November 8, 2016
Election Day, and I believe that the Radical Forgiveness tools could make a difference for people in the aftermath! Colin shared a blogpost about that very topic. My mind spins with the idea of having a FB group to field stories and share the tools.
The idea is followed immediately with doubts and beliefs! “I don’t have time! I don’t have internet! I shouldn’t charge for membership!”
What can I do? What could go wrong? Why not do this?
Check with the coaches group. Maybe teaming up with others would be good.
Fulfillment Partnership Journey
November 1, 2016
I noticed this morning that John asked, “How can I make your morning special?” My response was, “talk with me.”
I ventured into expressing my ever-present imagination of having a life partner who shares my fulfillment. I spoke about that and John listened without balking.
What I noticed is that as soon as I had shared a bit, I balked! I thought, “whoops! There I go again, talking too much, laying out my impossibly demanding, far reaching, complicated, outlandish life-purpose thing that no one else could ever live into! Why can’t I just settle for being loved and cared for?” And then I apologized.
“Sorry I say too much.”
And then, John met me. He said, “Well, I support you in living that purpose, really being it and attracting that partner, and maybe it can be me.”
I noticed that I really don’t believe that I can HAVE my fulfillment partner. I pull back in embellishing the vision, receiving it, believing that I “already have it” as a manifestation in the implicate order.
I project on John NOT having it, that he has to shy away, stop talking, balking. And then I act as if unfulfillment is my reality.
I now know that I have a CHOICE about what to project!
Step. Step. Step.
Later. We took a walk in a beautiful canyon for a few hours, talking the whole time! Well, we stayed in conversation, but what I got was that the words “life purpose” stirs John’ s unworthiness story!
October 6, 2016
There are things I want to do and ways to be that I have been putting off. Although it’s easiest to say that it’s because I “can’t do those things from within my current partnership.” I put that in quotes because I know that those words are spoken by my victimself settling for her unfulfilling Old Story!
Here are some of what’s missing:
Singing/Playing Satori/Regular Touch-for-health/Using Radical Forgiveness tools every day to expand into love/Visiting friends and family/Fulfilling Forgivenesswalks/Walking slowly and observing Nature/Painting…..
I’m open to the possibility of being fully expressive as myself, claiming my unique expressions in worthiness.
I want to have a relationship founded on talking freely about relating! My partner and I regularly listen, talk, share, and explore our patterns, habits, and old stories of relating. We create New Stories and help each other live into them. We eagerly learn
October 5, 2016
It seems urgent to me that my mother has an explicit plan for her life’s concluding chapter. She’s 89 and says, “this body just needs to die. I miss Jim, and just feel ready to be finished.”
She doesn’t want to talk about how to do that, or what quality of life she wants, or the many variations of those conversations that seem important to ME.
So, it occurs to me that maybe these are questions for ME to explore for myself!
What’s important to me about rounding out my life- physically, emotionally, spiritually. What is this even called? Who is discussing what it looks like to live fully, in good health and spirit and then leave one’s body in completion? I don’t mean suicide, I mean at one’s time of completion!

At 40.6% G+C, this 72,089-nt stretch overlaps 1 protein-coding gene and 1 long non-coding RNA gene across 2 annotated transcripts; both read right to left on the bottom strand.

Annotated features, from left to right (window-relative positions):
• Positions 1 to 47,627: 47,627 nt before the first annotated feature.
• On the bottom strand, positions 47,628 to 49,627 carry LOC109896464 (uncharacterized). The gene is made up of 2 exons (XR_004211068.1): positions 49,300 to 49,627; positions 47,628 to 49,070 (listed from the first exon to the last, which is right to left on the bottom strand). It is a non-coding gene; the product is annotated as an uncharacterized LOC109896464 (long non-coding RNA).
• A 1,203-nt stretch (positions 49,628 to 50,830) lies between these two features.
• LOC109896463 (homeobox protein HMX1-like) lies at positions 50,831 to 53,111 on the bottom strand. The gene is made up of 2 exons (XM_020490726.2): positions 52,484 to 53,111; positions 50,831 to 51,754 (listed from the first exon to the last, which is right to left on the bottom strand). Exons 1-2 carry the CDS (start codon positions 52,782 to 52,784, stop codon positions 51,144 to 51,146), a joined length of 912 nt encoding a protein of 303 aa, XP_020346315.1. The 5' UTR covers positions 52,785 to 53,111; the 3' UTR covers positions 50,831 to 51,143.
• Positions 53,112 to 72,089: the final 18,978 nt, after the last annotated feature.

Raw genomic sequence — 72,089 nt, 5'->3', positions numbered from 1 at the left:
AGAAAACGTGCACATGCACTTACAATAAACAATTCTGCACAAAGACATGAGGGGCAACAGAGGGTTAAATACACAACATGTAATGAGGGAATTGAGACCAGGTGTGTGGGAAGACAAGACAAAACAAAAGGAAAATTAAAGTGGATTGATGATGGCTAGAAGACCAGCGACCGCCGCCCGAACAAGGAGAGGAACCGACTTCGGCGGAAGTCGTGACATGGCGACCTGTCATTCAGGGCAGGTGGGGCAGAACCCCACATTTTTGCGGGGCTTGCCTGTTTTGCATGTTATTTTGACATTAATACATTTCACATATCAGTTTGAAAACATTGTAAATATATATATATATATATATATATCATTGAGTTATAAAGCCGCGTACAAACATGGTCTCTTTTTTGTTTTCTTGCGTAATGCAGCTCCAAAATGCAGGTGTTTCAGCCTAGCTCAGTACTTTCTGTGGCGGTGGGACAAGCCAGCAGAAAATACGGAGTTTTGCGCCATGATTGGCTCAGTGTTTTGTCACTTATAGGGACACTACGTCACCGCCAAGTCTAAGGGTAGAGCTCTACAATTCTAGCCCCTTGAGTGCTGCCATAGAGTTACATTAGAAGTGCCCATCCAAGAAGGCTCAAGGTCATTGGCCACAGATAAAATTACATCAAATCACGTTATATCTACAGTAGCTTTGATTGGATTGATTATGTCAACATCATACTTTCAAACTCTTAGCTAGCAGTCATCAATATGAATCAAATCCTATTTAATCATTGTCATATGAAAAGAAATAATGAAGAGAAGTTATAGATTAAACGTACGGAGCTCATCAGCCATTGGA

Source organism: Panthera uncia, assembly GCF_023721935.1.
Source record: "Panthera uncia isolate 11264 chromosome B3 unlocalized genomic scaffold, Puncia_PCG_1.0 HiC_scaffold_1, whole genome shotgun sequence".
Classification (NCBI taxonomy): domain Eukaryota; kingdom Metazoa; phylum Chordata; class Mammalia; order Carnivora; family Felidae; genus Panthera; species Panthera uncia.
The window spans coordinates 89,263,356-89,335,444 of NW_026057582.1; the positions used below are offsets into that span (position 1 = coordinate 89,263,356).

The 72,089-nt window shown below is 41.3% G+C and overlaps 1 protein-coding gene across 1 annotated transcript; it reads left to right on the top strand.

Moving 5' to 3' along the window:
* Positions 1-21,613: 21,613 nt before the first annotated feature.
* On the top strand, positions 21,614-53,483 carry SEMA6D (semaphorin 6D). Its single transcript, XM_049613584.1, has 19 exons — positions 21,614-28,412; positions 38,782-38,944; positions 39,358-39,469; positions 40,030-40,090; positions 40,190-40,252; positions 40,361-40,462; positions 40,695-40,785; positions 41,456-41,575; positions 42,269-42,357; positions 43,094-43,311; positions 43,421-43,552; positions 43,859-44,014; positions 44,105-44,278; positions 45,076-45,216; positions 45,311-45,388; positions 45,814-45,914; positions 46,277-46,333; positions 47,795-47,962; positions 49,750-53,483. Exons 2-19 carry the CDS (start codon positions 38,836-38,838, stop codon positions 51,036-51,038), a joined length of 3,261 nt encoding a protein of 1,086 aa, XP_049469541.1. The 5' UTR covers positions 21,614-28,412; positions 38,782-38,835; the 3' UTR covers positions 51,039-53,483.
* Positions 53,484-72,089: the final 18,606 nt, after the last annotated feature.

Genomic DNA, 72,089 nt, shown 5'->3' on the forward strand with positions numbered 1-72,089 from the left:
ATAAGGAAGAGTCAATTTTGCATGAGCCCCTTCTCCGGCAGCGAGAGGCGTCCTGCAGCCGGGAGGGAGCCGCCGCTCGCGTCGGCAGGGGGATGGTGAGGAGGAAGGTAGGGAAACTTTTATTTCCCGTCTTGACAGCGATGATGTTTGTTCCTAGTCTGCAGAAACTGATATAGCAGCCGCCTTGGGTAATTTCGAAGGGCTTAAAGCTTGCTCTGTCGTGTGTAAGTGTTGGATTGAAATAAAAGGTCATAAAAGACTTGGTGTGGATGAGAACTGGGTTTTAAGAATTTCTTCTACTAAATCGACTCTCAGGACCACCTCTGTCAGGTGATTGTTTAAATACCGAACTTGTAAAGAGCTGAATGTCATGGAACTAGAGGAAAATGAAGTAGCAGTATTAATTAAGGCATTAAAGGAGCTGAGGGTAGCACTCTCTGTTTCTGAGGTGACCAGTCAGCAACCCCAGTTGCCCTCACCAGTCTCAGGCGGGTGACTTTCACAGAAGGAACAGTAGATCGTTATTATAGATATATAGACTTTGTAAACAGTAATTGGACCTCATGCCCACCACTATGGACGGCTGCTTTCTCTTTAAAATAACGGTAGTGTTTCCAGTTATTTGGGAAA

September 20, 2016
“Where am I? How do these covers work?” I wondered as I tugged at the thick comforter on the hotel bed. “Maybe this is another world from the trail, after all!”
Yesterday morning, light rain pattered on the tarp a couple of feet above my head. I pulled the down bag around me and snuggled back to sleep. “The rain was predicted to start around 3 a.m. so I have time to sleep some more before our final dawn walk to the border.”
A few minutes later John stirred, wondering what time it was. “6:05! The sky is getting light. Time to get up!” We would have slept in, delaying our arrival at the B&B at trail’s end where a shower and laundry beckoned.
It was indeed raining, although lightly, so we went ahead and fixed our morning oatmeal, pouring on the last two tablespoons of our maple syrup, and half of the remaining olive oil. “Save some for the tuna sandwiches!” It was time to finish our last section on this walk, judging by our diminishing food supply. Four dates, four ginger snaps, one pack of tuna, one small serving of mashed potatoes, five cloves of garlic, and a couple of tablespoons of olive oil were all that was left in the food bag.
Breaking camp took the usual 20 minutes, and we were off with 4.4 miles to walk to the end of the Long Trail. I savored the details of the forest and even the guesswork of maneuvering each step. Too soon, I knew, we’d be out of the woods.
A short two hours later we touched the “end of the trail” sign and emerged from the woods to the cleared corridor that signified the U.S.-Canada border. We chuckled at the frolicking blue jay as it wove back and forth over the imaginary blockade only we humans perceived. The bird made no meaning of the surveillance apparatus poised secretively a hundred yards up the corridor, its glass eye aimed at the celebratory obelisk of our accomplishment. We posed in our victory stance and snapped our photos.
Not quite ready to leave, we spread out our cooking gear and prepared the very last food items – oil roasted garlic, tuna, and basil on exactly four slices of sourdough bread – two full slices and two heels. It was, of course, the best repast ever! Oh yes, that small serving of mashed potatoes topped off the celebration. Now, we truly had no more food.